What's in a Name? Movie Review - www.impulsegamer.com -

What's in a Name?
Reviewed by Damien Straker on July 24th, 2013
Madman
presents a film directed by Alexandre De La Patelliere and Matthieu Delaporte
Screenplay by Matthieu Delaporte
Starring:
Patrick Bruel, Valerie Benguigui, Charles Berling, Guillaume de Tonquedec and Judith El Zein
Running Time: 109 minutes
Rating: M
Released: July 25th, 2013


5/10

 


A family is preparing to have a dinner party together in a French apartment. It is being hosted by Elisabeth (Valerie Benguigui) and Pierre (Charles Berling), while the first two guests are Vincent (Patrick Bruel), who is Elisabeth's brother, and Claude (Guillaume de Tonquedec), who is a childhood friend. Vincent arrives before his pregnant wife Anna (Judith El Zein) and one of the main discussions is what they will be naming their child. To create havoc Vincent elects to tell them a controversial name. His one small lie unleashes the fury of Pierre first and then numerous other arguments breakout, revealing each of their personalities but also some long buried family secrets and some unexpected conflicts and surprises.


There are pleasures to be found in this minor French comedy, it just takes time to reflect on them. Adapted from a play, the film seems as though it lacks cinematic stylisation. The technical elements leave something to be desired because this is directors Alexandre de La Patelliere and Matthieu Delaporte's first feature film from Delaporte's own play. The film is set almost entirely in one area, which isn't new, but the camera is largely static and the actors stand around, waiting for their turn to speak. One of the saving graces for the film though is that the humour shifts between highbrow French culture and then gleefully embraces a silly side too. The film opens with the repeat images of people throughout French history being assassinated through the macabre route. This establishes the rather black rim that borders around the jokes. The film is about figurative character assassinations as people shoot each other down, based on their interests or their insecurities. Pierre and Vincent argue about the political incorrectness of the baby name he is said to have chosen, I guessed prematurely what it was, and then Vincent argues that he took it from a literary text and they fight over the spelling of the name.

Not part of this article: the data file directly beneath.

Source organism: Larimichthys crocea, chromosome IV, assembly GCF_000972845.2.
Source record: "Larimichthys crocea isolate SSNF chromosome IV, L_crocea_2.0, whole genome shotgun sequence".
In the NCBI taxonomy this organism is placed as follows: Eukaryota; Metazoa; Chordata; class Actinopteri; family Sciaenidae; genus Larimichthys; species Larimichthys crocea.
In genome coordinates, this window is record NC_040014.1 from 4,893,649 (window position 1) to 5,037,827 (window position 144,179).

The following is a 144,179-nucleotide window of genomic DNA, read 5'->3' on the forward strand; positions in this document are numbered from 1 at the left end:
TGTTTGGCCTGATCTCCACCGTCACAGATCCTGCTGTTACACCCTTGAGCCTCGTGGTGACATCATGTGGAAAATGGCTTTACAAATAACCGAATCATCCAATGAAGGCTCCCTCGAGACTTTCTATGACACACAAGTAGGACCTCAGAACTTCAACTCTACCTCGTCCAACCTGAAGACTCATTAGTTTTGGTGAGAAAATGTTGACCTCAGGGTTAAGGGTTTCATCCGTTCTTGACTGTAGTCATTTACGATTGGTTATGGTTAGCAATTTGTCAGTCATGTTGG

The dialogue is written with rare, microscopic details and then the humour and jokes broaden as the power plays between the characters shift. Vincent the instigator suddenly becomes the butt of people's jokes, like when they torment him about his facial expressions. Similarly, after being left out of conversations Elisabeth launches at Pierre over their domestic roles. Some of the setups are well-organised, particularly when Vincent is about to reveal that name because it gives a preemptive feel to the chaos that is about to erupt. The weakness of the film is that despite the comedy revealing character and being purposeful, as it should be, there aren't a lot of big laughs. I think this has to do with the film's low energy levels. At just under two hours the film feels very long when this setup has been performed much leaner in the past. The Roman Polanski film Carnage from last year had a very similar premise but it was thirty minutes shorter and felt more satisfying. It was funnier and had more memorable episodes that I can still remember today. Nonetheless, this is a comedy that is deceptively small, and more layered and verbally articulate than a lot of mainstream comedies.






 
 



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